Closing Cost Estimate
If you are a First Time Home Buyer then you may not totally understand all the closing costs involved with buying a home. Hopefully, we can help you to better understand what makes up closing costs and how much money that is actually going to cost you.
When a person applies for a mortgage loan the loan officer will complete what is titled a Good Faith Estimate (GFE).
This Good Faith Estimate will contain an estimate of all the money that the borrower will need to bring to the closing on the house. This estimate will include the buyer’s down payment and all closing costs paid by both the buyer and the seller. This estimate is usually pretty close to the actual money needed by both the buyer and seller. Some items like insurance and taxes on the property are truly an estimate and won’t be known for certain until the buyer actually purchases their insurance and the tax information is retrieved from the court house records.
Loan Closing Costs
Some buyers consider closing cost to be the total amount of money that they are due to pay at closing. However, that total is really made up of closing costs, pre-paid items and the buyer’s down payment.
Home Loan Closing Cost
Some of the closing costs items for a home loan are:
- Mortgage Origination Fee
- Processing Fee
- Underwriting Fee
- Closing Agent or Attorney Fee
- Cost of Appraisal
- Cost of Title
- Cost of Survey
- Courier Fees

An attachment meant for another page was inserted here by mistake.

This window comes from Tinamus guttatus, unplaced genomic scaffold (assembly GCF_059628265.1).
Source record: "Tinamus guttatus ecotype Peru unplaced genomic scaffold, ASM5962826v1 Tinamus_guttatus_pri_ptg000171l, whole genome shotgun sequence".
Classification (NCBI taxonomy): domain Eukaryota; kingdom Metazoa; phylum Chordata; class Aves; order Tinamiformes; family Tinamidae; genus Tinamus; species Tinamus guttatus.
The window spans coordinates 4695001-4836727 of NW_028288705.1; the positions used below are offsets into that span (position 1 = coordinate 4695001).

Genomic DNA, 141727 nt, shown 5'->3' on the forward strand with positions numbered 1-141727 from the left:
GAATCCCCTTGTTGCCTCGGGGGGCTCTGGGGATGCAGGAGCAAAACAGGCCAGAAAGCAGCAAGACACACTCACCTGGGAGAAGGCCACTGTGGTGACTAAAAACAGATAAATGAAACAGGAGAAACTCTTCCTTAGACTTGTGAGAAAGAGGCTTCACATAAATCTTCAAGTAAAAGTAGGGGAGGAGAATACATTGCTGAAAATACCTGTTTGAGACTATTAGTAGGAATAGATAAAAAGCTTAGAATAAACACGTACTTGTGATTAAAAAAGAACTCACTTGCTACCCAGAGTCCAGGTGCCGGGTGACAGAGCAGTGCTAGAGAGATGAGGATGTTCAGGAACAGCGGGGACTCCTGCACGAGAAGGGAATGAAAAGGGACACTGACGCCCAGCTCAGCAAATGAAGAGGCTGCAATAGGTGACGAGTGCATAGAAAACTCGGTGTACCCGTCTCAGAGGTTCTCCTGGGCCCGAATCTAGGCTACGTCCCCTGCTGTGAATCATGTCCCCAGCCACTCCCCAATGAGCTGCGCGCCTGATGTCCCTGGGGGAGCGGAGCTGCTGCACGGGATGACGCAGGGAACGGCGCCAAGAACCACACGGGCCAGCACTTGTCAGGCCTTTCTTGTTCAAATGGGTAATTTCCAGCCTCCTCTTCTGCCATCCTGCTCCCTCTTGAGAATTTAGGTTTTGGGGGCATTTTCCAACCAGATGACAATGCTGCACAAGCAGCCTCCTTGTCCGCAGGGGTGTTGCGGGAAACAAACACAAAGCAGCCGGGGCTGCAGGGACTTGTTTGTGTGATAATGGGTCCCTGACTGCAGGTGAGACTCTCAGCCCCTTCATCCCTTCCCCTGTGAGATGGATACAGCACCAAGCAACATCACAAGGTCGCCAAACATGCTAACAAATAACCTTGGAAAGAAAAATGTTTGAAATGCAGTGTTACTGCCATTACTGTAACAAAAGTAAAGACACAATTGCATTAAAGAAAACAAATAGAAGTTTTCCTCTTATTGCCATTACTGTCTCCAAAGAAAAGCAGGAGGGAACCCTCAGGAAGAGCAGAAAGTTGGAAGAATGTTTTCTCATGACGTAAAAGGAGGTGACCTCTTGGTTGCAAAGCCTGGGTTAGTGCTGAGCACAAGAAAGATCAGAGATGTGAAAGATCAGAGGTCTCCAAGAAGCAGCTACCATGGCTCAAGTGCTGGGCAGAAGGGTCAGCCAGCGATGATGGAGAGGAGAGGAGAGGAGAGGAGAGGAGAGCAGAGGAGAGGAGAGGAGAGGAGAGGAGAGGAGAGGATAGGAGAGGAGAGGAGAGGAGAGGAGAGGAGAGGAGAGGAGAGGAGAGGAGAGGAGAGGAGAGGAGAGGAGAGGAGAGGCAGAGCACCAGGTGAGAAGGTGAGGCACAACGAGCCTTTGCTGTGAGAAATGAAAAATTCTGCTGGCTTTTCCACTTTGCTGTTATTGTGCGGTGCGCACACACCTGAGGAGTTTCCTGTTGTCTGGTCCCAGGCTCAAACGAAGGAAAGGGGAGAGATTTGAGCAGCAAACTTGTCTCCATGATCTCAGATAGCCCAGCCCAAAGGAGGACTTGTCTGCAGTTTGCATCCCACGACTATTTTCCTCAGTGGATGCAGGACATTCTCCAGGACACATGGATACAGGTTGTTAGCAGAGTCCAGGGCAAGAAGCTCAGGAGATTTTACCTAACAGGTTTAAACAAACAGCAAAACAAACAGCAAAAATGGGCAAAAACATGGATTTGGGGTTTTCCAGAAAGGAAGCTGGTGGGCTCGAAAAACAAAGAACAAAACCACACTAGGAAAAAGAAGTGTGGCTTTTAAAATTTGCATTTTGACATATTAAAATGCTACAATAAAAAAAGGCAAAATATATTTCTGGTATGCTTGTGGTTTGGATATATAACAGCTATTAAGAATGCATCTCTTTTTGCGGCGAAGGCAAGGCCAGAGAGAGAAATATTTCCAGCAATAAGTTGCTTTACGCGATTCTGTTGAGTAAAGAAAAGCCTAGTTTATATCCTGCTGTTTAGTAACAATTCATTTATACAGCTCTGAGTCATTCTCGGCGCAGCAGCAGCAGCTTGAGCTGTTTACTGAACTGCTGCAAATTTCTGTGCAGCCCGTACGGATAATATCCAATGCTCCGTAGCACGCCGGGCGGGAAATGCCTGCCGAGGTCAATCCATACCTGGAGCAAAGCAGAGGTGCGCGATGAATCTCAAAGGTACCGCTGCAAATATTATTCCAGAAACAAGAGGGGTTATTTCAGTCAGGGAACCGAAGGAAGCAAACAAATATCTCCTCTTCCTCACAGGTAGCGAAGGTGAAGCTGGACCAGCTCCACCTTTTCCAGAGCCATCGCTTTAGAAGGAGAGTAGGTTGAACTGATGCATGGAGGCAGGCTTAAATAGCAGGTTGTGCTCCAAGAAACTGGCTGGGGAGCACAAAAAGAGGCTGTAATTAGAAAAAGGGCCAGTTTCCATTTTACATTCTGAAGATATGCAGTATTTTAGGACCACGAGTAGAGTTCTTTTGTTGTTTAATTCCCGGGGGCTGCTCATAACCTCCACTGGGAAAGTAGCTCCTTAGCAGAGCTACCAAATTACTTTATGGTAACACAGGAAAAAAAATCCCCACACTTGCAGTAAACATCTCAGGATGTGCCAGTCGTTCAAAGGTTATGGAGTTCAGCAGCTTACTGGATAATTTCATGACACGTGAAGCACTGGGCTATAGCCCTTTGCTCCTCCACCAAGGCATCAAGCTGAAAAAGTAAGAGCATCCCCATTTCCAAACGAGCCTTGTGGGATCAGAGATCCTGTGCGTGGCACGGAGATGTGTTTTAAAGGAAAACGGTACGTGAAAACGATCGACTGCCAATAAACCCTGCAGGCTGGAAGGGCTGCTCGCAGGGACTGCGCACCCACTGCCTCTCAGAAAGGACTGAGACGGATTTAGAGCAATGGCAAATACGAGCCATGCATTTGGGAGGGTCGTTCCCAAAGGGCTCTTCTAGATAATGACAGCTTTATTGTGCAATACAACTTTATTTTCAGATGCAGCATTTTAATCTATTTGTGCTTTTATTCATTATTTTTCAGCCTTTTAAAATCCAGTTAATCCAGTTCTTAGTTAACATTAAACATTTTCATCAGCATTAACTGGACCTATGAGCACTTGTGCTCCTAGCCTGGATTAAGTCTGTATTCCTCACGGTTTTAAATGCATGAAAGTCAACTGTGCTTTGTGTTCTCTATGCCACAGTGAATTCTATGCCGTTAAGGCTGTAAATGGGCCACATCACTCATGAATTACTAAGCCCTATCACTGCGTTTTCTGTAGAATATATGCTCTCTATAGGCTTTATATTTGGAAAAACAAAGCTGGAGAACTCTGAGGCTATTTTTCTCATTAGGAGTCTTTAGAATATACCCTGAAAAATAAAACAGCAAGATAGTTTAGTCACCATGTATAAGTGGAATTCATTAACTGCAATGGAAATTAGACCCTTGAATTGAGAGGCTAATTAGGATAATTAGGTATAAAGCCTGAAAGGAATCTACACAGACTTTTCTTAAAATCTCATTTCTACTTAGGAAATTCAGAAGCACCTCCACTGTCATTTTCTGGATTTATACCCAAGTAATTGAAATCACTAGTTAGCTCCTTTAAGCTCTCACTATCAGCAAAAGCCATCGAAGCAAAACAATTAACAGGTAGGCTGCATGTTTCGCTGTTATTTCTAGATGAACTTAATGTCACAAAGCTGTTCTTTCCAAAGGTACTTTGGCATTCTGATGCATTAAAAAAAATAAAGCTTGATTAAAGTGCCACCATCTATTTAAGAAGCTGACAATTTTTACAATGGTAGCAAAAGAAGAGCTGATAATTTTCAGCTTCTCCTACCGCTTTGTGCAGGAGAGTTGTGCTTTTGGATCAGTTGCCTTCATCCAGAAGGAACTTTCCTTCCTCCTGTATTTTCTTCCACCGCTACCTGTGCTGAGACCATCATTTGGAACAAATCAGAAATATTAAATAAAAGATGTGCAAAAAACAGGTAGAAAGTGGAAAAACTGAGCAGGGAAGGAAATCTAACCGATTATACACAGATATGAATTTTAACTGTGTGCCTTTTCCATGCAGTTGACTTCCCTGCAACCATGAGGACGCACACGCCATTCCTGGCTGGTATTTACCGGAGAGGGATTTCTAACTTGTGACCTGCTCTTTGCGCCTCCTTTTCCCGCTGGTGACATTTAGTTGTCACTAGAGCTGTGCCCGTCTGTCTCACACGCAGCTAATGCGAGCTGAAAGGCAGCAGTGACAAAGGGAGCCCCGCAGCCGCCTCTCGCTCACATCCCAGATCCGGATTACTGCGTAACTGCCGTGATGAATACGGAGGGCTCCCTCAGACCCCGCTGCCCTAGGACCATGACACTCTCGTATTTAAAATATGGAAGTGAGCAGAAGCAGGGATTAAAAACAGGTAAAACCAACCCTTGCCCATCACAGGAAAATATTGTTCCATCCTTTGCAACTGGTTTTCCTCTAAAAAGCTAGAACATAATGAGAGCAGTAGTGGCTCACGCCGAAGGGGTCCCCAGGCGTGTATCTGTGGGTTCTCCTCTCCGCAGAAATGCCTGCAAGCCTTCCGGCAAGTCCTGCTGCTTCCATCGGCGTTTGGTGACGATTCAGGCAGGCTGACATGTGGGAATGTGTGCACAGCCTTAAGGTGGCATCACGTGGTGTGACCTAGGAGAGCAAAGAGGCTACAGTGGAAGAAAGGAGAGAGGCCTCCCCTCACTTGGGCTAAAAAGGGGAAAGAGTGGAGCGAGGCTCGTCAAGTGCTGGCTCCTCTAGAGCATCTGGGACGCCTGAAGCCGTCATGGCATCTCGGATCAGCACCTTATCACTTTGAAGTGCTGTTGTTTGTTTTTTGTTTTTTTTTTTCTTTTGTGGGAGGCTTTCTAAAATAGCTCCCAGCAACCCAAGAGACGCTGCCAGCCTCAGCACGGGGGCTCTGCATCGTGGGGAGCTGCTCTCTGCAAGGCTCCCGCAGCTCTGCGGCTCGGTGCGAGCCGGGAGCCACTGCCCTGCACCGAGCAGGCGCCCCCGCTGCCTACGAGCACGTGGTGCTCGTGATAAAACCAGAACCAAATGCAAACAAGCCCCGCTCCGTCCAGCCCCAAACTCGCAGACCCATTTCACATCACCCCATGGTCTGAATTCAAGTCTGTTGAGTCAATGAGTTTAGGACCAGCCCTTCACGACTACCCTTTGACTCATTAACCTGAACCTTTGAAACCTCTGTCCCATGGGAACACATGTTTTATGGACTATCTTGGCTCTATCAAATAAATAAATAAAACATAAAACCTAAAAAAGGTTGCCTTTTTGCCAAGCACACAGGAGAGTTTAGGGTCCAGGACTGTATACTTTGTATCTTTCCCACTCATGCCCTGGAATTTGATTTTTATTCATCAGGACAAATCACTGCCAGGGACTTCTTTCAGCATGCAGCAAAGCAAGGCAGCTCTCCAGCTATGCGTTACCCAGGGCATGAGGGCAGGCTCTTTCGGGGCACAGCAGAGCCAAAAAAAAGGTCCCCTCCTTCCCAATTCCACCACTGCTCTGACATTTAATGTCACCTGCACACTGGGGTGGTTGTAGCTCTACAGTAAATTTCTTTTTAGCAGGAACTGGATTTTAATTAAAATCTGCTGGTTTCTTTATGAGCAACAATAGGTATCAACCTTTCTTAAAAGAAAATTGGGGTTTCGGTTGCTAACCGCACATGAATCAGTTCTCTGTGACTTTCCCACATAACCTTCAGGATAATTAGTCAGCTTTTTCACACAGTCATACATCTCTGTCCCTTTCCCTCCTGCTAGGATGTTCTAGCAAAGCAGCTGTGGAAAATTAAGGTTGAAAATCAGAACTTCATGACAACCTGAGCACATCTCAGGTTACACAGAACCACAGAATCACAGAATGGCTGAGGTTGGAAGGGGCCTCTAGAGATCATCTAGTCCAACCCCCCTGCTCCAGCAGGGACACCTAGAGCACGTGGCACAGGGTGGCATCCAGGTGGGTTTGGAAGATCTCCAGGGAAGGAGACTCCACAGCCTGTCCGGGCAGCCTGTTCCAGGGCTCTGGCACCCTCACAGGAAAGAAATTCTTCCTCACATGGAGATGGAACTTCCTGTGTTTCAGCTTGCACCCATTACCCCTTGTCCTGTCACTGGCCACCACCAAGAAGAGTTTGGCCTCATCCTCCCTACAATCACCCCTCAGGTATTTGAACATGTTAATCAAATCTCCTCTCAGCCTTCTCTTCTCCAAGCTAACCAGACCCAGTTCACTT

- Wire Transfer Fees
- Recording Fees
- Flood Certification
Some charges are a percentage of the home purchase price, some will vary depending on the mortgage company and lender handling the home loan and others will vary depending on the company or person performing the service, such as, surveyor, attorney, appraiser.
Does The Seller or Buyer Pay Closing Cost
Depends. There are many different scenarios that can be arranged between a buyer and seller on a new home. The seller may agree to pay all closing costs but not the pre-paid items.
Or, the seller may agree to pay a fixed amount, such as $3,000, of the closing cost. The buyer and seller may agree to just split the cost of the attorney and the title fees.
These examples may make it sound as if the buyer and seller can just agree on any combination and it will work when the buyer goes to apply for a mortgage loan.
However, the fact of the matter is that mortgage lenders have certain guidelines about closing costs that must be followed. And, those guidelines depend on the type of mortgage loan that the buyer is obtaining.
Some type loans allow for the seller to pay up to 6% of the sales price of the home. Other type loans only allow the seller to pay up to 3% of the sales price. Depending of the price of the home these percentages may or may not cover all of the closing costs associated with the purchase.
Buyer Closing Cost
Closing costs vary depending on the state in which you are going to purchase a home. But, in general, you can expect the overall closing costs to run several thousand dollars.
So, as an applicant for a first time buyer home loan be aware that you may need several thousand dollars more than your planned downpayment in order to get a mortgage loan on your new home.